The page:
"'What queer faces mamma makes! And she squeezes water out her cheeks? Funny mamma!'
"And when her papa stormed at her, she laughed, and danced round and round him, clapping her hands, and crying:—
"'Do it again, papa. Do it again! It's such fun. Dear funny papa!'
"And if he tried to catch her, she glided from him in an instant; not in the least afraid of him, but thinking it part of the game not to be caught. With one push of her foot, she would be floating in the air above his head; or she would go dancing backwards and forwards and sideways, like a great butterfly. It happened several times, when her father and mother were holding a consultation about her in private, that they were interrupted by vainly repressed outbursts of laughter over their heads; looking up with indignation, saw her floating at full length in the air above them, whence she regarded them with the most comical appreciation of the position.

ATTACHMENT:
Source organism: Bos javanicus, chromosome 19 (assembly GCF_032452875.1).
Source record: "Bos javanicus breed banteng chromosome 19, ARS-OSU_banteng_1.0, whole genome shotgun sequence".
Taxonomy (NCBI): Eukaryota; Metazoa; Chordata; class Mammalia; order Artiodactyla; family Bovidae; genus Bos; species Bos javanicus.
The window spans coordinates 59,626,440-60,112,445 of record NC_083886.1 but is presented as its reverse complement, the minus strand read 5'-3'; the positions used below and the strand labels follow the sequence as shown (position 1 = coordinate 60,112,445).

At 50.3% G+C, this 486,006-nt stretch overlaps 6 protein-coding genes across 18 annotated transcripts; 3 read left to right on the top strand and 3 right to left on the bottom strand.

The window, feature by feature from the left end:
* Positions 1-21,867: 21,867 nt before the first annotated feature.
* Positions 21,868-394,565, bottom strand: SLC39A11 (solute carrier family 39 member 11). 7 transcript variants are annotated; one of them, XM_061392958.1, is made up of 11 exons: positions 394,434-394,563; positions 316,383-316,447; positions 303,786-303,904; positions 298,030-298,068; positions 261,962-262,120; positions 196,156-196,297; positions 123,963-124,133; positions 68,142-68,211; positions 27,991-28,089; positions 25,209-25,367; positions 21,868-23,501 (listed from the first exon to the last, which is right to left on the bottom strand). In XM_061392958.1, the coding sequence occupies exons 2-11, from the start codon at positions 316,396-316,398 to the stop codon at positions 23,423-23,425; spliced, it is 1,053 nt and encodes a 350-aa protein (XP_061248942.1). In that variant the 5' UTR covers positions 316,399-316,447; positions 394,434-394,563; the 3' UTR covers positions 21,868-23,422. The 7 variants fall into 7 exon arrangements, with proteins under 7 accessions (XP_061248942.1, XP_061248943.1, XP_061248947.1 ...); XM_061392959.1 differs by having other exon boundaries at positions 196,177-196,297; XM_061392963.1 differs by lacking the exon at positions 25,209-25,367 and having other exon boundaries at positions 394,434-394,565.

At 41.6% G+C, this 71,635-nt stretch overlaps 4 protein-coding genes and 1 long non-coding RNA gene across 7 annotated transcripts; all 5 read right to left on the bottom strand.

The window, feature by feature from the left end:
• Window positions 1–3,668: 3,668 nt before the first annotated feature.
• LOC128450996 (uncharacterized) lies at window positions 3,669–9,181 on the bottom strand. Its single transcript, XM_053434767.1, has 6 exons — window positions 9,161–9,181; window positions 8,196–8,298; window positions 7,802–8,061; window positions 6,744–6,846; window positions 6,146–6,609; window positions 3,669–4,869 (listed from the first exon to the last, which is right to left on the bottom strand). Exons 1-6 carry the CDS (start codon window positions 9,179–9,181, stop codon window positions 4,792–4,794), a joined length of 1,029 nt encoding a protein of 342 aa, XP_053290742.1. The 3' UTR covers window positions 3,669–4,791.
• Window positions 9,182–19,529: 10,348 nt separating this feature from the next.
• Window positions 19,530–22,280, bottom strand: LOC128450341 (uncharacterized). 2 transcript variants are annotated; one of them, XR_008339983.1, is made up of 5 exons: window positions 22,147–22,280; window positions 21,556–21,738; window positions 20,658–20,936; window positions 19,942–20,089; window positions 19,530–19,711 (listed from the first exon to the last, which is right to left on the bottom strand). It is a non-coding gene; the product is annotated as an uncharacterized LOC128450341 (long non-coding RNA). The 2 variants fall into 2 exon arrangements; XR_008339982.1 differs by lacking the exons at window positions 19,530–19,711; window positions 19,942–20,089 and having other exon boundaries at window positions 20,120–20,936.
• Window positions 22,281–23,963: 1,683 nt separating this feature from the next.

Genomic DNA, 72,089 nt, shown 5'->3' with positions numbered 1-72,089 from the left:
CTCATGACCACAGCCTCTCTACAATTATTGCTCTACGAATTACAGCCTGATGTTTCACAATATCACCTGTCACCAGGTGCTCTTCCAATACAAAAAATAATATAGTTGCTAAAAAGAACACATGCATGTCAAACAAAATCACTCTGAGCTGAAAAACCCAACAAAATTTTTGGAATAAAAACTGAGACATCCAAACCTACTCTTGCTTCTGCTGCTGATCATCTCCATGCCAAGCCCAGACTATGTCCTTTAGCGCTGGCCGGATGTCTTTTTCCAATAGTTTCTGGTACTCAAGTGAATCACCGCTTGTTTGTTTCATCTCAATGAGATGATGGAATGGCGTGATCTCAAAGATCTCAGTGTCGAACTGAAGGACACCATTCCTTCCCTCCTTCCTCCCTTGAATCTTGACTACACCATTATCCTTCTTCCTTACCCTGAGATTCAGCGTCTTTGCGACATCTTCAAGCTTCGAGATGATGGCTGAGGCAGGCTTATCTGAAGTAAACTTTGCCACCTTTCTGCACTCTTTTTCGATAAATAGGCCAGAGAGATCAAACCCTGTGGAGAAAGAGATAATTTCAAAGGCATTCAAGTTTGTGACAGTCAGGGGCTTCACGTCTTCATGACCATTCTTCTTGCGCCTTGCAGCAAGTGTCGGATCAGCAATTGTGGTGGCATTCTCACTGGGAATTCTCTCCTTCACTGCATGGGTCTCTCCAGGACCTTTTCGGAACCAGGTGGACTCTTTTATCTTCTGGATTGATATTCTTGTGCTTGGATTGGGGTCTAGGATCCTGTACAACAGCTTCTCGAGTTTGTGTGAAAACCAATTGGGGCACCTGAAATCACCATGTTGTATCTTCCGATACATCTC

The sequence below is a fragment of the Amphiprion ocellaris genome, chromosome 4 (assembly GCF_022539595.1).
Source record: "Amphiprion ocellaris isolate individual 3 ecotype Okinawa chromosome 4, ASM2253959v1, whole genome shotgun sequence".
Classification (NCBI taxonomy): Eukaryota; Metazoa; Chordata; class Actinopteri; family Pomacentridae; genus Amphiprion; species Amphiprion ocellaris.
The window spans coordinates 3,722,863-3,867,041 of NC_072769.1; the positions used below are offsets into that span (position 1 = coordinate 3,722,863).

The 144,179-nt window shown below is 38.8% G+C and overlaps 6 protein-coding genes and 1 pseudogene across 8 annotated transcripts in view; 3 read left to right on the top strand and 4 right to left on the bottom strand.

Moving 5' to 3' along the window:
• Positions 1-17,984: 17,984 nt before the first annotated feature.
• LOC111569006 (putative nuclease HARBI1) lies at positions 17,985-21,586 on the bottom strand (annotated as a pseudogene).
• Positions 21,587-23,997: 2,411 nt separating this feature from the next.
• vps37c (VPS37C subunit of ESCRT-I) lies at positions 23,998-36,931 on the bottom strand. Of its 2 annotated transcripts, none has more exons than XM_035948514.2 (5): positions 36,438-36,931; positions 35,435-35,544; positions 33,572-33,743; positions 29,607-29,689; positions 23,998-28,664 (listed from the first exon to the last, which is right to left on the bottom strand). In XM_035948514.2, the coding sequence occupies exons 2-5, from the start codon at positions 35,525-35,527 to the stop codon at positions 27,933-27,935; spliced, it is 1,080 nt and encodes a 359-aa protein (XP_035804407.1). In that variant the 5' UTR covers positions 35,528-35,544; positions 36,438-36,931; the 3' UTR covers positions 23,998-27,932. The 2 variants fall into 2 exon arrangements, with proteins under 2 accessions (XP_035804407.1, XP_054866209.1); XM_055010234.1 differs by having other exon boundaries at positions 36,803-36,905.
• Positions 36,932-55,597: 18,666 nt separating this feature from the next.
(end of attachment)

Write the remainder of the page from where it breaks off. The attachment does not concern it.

"One day an awkward accident happened. The princess had come out upon the lawn with one of her attendants, who held her by the hand. Spying her father at the other side of the lawn, she snatched her hand from the maid's and sped across to him. Now when she wanted to run alone her custom was to catch up a stone in each hand, so that she might come down again after a bound. Whatever she wore as part of her attire had no effect in this way; even gold, when it thus became as it were a part of herself, lost all its weight for the time. But whatever she only held in her hands retained its downward tendency. On this occasion she could see nothing to catch up, but a huge toad, that was walking across the lawn as if he had a hundred years to do it in. Not knowing what disgust meant, for this was one of her peculiarities, she snatched up the toad, and bounded away. She had almost reached her father, and he was holding out his arms to receive her and take from her lips the kiss which hovered on them like butterfly on a rosebud, when a puff of wind blew her aside into the arms of a young page, who had just been receiving a message from his majesty. Now it was no great peculiarity in the princess that once she was set a-going, it always cost her time and trouble to check herself. On this occasion there was no time. She must kiss,—and she kissed the page. She did not mind it much; for she had no shyness on his composition; and she knew, besides, that she could not help it. So she only laughed like a musical-box. The poor page fared the worst. For the princess, trying to correct the unfortunate tendency of the kiss, put out her hands to keep her off the page; so that, along with the kiss, he received on the other cheek a slap with a huge black toad, which she poked right into his eye. He tried to laugh too; but it resulted in a very odd contortion of countenance, which showed that there was no danger of him pluming himself on the kiss. Indeed it is not safe to be kissed by princesses. As for the king, his dignity was greatly hurt, and he did not speak to the page for a whole month.